New report highlights how innovations in data, AI and publishing are advancing science

Categories: Emergent AI + Society , Insights + Learning
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By Deborah O’Neil 

Open science, data sharing, artificial intelligence, and digital-first publishing are rapidly transforming scientific research and discovery. Last fall, the National Academies of Sciences, Engineering and Medicine’s Board on Research Data and Information brought together scholars, scientists and civil society leaders for a two-day workshop to address how data and modern technology can be used to advance scientific research and dissemination of knowledge.  

The complete proceedings of the workshop are captured in a new report, Data in Motion: New Approaches to Advancing Scientific, Engineering and Medical Progress.

Patrick J. McGovern President Vilas Dhar participated in a discussion examining scientific dissemination and rapid response publishing with MIT Press Director Amy Brand, UC Berkeley Professor Stefano Bertozzi, and ASAPbio Executive Director Jessica Polka. The session focused on the evolving nature of scientific publishing with open peer review, pre-prints and use of AI. One example is MIT Press’s new Rapid Reviews: Covid-19, edited by Bertozzi and supported by the Patrick J. McGovern Foundation. Bertozzi highlighted RR: C19’s novel approach to publishing, which uses both AI and teams of Ph.D. students. Dhar emphasized the need to build mechanisms that increase public awareness and access to science. He described new digital-first publishing models that allow researchers to continually develop and transform their work as new data is collected.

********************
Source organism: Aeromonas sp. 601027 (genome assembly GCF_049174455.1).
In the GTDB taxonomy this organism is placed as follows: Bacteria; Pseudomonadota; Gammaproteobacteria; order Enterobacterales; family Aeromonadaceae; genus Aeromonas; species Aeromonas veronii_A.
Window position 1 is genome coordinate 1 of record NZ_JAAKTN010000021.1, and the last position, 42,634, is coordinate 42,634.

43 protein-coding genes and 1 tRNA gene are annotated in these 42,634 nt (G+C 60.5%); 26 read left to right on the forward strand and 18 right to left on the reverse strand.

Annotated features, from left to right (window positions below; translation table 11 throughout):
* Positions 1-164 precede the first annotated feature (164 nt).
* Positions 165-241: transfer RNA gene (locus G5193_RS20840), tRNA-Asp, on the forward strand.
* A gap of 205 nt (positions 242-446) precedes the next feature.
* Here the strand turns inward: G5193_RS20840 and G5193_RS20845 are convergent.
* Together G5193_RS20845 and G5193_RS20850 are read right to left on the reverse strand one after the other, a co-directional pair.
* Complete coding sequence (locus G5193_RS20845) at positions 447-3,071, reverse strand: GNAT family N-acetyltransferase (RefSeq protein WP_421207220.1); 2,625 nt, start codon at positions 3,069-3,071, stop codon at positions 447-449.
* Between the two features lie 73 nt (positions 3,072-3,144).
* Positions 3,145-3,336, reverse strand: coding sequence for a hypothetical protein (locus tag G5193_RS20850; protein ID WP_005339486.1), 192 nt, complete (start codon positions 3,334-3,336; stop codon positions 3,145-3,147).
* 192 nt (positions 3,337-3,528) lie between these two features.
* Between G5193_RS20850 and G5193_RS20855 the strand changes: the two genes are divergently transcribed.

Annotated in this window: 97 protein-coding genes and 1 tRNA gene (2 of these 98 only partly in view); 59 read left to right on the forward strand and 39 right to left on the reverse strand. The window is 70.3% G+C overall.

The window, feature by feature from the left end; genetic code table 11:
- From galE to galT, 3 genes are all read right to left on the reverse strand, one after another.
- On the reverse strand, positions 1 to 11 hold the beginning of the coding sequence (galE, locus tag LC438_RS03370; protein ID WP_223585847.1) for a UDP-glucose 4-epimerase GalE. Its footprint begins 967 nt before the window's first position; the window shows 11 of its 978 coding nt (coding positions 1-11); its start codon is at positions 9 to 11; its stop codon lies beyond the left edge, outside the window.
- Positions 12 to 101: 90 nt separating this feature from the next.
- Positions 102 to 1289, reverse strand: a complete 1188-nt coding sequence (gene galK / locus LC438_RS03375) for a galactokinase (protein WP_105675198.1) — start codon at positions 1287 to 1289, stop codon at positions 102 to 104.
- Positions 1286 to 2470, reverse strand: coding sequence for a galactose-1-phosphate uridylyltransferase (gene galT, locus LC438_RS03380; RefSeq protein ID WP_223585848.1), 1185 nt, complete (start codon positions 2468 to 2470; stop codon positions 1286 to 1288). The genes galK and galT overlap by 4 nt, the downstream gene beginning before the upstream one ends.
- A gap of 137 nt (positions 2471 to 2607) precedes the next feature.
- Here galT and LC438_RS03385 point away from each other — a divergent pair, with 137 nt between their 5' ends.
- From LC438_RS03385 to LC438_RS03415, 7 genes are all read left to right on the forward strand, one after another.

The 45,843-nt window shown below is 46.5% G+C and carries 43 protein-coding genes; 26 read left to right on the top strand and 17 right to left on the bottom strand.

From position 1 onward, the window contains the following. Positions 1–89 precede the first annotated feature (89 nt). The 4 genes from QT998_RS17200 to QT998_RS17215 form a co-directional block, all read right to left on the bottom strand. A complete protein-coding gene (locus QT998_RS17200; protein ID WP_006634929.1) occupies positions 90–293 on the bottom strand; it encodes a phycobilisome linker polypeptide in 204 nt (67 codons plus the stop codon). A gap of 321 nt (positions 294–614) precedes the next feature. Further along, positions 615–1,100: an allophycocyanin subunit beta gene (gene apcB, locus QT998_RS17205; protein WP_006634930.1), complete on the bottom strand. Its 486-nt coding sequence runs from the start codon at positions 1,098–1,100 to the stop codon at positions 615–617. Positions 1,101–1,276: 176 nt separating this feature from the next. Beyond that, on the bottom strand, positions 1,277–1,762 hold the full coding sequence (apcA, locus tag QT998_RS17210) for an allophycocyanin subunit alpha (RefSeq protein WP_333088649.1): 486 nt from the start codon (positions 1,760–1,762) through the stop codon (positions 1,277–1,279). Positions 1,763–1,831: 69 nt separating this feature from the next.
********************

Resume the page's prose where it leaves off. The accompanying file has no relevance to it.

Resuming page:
Overall, the key themes to emerge from the workshop, according to the report, include:

  • The increasing scale of data and demand for rapid research requires greater computing power
  • Research is increasingly undertaken by teams and not individuals
  • The traditional model for scientific journals needs to change to keep pace with the speed of science
  • New models of dissemination of science are evolving
  • Greater communication needs to flow between scientists and society
  • Machine learning from data is a changing science
  • Data must be treated as a “first class citizen”